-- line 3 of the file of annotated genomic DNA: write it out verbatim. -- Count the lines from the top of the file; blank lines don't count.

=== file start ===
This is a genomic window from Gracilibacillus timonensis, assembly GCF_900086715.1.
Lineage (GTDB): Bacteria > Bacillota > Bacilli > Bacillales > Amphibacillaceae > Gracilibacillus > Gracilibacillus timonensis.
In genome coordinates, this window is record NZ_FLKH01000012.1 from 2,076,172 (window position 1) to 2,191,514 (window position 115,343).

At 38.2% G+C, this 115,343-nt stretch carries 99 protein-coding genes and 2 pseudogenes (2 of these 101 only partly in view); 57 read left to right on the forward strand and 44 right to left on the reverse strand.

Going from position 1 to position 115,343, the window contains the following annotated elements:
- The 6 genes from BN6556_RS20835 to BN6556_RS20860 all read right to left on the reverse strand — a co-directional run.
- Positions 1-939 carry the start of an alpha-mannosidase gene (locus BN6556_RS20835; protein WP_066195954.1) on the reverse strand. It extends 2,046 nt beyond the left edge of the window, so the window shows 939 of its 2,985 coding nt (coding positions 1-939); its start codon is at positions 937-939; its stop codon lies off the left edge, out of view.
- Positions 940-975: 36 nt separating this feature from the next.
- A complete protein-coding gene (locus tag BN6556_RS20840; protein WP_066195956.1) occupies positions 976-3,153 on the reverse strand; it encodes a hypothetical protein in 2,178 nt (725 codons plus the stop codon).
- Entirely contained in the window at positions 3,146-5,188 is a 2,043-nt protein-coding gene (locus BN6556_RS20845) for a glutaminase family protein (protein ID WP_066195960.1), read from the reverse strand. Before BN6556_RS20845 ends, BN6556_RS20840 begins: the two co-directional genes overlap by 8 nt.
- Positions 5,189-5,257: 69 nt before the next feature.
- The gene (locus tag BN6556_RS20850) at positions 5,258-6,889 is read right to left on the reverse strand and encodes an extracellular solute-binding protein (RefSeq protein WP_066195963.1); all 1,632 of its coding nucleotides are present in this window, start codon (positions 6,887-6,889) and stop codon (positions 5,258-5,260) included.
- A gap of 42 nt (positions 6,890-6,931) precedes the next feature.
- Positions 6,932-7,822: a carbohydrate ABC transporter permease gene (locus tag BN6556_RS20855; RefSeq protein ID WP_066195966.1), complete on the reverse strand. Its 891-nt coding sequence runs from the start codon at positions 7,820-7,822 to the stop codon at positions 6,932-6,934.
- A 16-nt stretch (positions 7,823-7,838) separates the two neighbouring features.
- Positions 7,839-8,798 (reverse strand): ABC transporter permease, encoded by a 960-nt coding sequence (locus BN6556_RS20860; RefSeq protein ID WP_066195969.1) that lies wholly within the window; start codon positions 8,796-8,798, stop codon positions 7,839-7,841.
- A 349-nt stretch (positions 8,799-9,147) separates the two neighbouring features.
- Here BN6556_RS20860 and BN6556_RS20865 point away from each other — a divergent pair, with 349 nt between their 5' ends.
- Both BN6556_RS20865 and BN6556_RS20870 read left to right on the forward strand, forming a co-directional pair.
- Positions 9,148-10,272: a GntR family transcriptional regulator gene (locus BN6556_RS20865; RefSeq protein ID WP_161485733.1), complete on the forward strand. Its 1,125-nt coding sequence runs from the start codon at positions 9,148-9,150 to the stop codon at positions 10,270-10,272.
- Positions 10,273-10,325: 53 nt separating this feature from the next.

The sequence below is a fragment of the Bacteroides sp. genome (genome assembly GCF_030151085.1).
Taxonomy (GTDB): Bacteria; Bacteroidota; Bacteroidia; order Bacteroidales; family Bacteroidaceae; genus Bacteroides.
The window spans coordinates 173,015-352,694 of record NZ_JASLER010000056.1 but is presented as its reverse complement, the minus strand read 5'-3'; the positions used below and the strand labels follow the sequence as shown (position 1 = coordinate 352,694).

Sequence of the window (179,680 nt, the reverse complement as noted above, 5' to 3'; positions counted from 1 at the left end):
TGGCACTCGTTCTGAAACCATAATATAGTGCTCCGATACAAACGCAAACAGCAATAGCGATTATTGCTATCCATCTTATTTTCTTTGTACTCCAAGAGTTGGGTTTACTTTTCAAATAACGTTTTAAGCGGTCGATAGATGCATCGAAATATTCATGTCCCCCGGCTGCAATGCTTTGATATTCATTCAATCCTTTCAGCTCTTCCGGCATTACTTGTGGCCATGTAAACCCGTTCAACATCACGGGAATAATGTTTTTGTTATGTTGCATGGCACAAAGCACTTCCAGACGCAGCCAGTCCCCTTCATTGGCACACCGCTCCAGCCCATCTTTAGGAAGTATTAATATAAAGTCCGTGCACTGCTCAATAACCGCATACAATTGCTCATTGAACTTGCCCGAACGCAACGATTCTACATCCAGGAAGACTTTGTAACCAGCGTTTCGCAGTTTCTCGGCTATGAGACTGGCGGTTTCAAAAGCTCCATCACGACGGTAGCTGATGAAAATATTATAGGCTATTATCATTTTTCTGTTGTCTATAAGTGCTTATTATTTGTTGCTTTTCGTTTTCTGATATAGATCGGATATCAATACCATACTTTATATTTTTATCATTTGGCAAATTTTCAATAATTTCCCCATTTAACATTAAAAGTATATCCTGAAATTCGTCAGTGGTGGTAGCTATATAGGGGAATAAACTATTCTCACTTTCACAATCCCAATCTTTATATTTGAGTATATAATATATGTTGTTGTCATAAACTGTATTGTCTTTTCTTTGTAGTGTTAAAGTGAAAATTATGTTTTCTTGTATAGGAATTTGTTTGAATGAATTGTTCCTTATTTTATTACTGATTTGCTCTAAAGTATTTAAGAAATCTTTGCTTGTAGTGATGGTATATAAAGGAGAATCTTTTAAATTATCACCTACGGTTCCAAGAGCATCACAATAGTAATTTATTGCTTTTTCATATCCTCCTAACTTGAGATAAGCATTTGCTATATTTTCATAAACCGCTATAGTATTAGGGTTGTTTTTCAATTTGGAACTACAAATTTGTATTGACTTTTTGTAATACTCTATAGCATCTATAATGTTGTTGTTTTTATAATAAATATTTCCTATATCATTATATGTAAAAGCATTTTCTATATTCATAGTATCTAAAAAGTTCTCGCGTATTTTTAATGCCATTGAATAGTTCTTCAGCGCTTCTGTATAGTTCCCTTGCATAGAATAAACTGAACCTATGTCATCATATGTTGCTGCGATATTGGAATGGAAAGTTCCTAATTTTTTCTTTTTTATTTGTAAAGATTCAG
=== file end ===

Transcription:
In genome coordinates, this window is record NZ_FLKH01000012.1 from 2,076,172 (window position 1) to 2,191,514 (window position 115,343).